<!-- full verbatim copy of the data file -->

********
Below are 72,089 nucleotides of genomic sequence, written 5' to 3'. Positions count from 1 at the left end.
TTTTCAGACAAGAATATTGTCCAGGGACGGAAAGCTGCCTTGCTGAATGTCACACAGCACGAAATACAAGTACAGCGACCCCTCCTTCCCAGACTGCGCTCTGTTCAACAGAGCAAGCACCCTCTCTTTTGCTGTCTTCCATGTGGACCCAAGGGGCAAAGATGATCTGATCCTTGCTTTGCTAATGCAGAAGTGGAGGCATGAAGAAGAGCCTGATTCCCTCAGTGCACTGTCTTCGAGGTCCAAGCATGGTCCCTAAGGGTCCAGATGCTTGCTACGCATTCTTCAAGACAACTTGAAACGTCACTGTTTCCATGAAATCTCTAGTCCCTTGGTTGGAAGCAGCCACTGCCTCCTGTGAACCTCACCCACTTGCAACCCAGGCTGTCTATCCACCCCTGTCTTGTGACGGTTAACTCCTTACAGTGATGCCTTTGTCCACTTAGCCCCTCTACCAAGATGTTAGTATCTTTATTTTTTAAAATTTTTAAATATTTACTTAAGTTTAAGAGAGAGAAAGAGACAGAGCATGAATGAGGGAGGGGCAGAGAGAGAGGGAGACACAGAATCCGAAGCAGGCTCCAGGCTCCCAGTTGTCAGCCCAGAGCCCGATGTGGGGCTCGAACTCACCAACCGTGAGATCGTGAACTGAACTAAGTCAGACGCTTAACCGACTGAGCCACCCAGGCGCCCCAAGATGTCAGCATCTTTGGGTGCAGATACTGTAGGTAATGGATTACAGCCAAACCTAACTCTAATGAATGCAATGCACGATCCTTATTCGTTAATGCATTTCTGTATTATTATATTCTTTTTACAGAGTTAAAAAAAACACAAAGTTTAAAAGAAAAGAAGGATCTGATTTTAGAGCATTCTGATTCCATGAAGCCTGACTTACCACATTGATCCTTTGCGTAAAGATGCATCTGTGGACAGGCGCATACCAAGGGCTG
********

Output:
Below are 72,089 nucleotides of genomic sequence, written 5' to 3'. Positions count from 1 at the left end.
TTTTCAGACAAGAATATTGTCCAGGGACGGAAAGCTGCCTTGCTGAATGTCACACAGCACGAAATACAAGTACAGCGACCCCTCCTTCCCAGACTGCGCTCTGTTCAACAGAGCAAGCACCCTCTCTTTTGCTGTCTTCCATGTGGACCCAAGGGGCAAAGATGATCTGATCCTTGCTTTGCTAATGCAGAAGTGGAGGCATGAAGAAGAGCCTGATTCCCTCAGTGCACTGTCTTCGAGGTCCAAGCATGGTCCCTAAGGGTCCAGATGCTTGCTACGCATTCTTCAAGACAACTTGAAACGTCACTGTTTCCATGAAATCTCTAGTCCCTTGGTTGGAAGCAGCCACTGCCTCCTGTGAACCTCACCCACTTGCAACCCAGGCTGTCTATCCACCCCTGTCTTGTGACGGTTAACTCCTTACAGTGATGCCTTTGTCCACTTAGCCCCTCTACCAAGATGTTAGTATCTTTATTTTTTAAAATTTTTAAATATTTACTTAAGTTTAAGAGAGAGAAAGAGACAGAGCATGAATGAGGGAGGGGCAGAGAGAGAGGGAGACACAGAATCCGAAGCAGGCTCCAGGCTCCCAGTTGTCAGCCCAGAGCCCGATGTGGGGCTCGAACTCACCAACCGTGAGATCGTGAACTGAACTAAGTCAGACGCTTAACCGACTGAGCCACCCAGGCGCCCCAAGATGTCAGCATCTTTGGGTGCAGATACTGTAGGTAATGGATTACAGCCAAACCTAACTCTAATGAATGCAATGCACGATCCTTATTCGTTAATGCATTTCTGTATTATTATATTCTTTTTACAGAGTTAAAAAAAACACAAAGTTTAAAAGAAAAGAAGGATCTGATTTTAGAGCATTCTGATTCCATGAAGCCTGACTTACCACATTGATCCTTTGCGTAAAGATGCATCTGTGGACAGGCGCATACCAAGGGCTG